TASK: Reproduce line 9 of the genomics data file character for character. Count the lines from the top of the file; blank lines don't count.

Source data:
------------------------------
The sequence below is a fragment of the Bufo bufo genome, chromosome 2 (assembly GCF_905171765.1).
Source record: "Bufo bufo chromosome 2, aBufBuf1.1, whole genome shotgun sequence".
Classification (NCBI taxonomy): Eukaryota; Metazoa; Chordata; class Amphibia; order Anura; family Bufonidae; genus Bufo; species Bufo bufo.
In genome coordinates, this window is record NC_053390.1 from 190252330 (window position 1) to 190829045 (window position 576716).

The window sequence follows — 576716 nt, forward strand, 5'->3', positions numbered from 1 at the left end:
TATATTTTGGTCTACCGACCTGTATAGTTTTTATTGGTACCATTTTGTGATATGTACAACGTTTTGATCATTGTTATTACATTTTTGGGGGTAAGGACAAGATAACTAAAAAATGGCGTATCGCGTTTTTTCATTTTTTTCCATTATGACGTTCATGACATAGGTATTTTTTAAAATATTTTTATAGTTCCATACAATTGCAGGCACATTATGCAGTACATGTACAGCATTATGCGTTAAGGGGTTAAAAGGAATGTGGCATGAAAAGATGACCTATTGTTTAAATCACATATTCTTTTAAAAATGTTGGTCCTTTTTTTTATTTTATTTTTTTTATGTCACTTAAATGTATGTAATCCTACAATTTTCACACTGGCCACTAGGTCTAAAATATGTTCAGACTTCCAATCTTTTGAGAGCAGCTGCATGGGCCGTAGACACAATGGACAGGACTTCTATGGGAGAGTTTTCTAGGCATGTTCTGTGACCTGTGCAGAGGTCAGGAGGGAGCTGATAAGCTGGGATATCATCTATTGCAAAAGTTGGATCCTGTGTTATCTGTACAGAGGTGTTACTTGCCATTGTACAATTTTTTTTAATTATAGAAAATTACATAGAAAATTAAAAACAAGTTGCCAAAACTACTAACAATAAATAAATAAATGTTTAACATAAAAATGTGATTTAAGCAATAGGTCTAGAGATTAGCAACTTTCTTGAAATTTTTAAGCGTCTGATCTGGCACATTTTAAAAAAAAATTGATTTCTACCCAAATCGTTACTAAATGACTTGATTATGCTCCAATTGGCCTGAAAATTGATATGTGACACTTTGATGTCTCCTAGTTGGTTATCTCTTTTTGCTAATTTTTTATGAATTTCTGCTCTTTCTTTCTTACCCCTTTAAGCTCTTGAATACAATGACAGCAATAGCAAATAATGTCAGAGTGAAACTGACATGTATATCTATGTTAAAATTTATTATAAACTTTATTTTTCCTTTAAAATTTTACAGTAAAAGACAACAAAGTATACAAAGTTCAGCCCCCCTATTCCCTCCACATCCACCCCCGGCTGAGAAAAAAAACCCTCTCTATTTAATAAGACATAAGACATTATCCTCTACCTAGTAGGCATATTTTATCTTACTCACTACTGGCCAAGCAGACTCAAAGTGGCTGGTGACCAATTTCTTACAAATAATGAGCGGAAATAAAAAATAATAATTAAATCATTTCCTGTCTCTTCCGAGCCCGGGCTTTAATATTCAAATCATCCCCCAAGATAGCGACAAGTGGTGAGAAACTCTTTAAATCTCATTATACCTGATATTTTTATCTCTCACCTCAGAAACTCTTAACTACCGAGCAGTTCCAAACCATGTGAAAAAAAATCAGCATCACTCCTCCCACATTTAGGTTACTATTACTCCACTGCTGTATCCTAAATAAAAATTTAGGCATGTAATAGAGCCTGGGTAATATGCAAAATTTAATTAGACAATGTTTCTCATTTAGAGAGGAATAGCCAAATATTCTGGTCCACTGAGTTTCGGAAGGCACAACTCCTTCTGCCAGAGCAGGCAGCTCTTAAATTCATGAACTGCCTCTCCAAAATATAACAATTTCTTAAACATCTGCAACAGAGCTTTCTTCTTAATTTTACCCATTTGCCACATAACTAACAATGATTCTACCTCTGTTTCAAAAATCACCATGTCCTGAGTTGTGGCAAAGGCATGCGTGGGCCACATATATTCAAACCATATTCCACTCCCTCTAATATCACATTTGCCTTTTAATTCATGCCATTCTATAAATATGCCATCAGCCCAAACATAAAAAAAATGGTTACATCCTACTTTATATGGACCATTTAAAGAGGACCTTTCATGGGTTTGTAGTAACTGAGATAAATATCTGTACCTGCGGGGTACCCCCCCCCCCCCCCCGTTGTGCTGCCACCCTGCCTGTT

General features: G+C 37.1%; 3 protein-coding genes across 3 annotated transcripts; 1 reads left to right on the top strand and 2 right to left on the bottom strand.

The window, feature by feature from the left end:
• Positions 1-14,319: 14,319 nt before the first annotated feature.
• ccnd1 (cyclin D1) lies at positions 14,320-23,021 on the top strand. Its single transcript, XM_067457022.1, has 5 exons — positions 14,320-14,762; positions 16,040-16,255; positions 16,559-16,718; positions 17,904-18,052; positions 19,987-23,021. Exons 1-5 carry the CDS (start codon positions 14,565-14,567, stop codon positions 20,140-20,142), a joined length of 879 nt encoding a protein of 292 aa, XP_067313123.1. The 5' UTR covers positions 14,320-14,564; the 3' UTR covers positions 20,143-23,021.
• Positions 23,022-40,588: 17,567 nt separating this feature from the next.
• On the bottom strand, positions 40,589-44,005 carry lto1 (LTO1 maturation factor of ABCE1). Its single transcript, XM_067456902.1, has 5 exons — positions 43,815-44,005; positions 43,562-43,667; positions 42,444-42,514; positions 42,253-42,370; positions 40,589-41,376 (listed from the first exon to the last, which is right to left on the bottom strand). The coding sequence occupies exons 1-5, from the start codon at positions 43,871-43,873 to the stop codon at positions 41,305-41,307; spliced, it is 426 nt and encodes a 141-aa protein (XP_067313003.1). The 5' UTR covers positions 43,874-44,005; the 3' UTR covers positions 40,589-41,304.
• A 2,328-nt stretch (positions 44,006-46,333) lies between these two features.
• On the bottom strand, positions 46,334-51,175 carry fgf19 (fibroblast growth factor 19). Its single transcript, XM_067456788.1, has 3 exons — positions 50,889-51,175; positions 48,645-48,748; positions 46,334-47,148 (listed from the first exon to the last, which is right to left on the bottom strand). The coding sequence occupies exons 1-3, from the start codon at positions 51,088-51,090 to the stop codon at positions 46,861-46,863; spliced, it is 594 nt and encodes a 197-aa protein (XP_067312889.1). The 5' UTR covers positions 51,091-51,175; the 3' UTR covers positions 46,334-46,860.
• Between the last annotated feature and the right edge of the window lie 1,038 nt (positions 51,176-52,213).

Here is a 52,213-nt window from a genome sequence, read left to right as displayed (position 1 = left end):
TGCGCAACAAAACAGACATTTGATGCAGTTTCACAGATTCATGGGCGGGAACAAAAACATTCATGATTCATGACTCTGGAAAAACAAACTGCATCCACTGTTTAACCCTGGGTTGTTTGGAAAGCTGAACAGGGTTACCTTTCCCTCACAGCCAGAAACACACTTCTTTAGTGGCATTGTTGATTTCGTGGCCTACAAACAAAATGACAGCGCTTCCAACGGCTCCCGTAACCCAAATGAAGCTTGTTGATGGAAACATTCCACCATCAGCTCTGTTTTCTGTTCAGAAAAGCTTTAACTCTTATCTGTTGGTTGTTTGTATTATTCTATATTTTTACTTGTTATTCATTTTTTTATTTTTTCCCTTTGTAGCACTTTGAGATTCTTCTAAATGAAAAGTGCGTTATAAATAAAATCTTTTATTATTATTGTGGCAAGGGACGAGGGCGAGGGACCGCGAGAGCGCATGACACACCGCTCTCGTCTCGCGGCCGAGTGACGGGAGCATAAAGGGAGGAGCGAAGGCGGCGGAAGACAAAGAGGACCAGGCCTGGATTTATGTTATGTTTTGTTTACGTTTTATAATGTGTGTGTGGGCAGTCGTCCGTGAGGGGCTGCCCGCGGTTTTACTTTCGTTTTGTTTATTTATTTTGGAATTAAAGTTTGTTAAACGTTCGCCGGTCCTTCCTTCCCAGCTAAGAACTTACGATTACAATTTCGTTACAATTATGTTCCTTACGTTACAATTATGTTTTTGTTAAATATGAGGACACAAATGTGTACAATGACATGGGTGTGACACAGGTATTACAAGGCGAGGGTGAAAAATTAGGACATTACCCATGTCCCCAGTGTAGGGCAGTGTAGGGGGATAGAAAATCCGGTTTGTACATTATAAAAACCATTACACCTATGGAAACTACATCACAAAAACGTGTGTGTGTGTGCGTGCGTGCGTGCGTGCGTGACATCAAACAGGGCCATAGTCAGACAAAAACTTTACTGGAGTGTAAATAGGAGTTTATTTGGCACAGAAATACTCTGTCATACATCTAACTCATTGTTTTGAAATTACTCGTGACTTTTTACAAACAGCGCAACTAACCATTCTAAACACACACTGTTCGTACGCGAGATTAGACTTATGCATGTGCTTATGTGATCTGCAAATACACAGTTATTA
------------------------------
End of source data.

• Positions 1-14,319: 14,319 nt before the first annotated feature.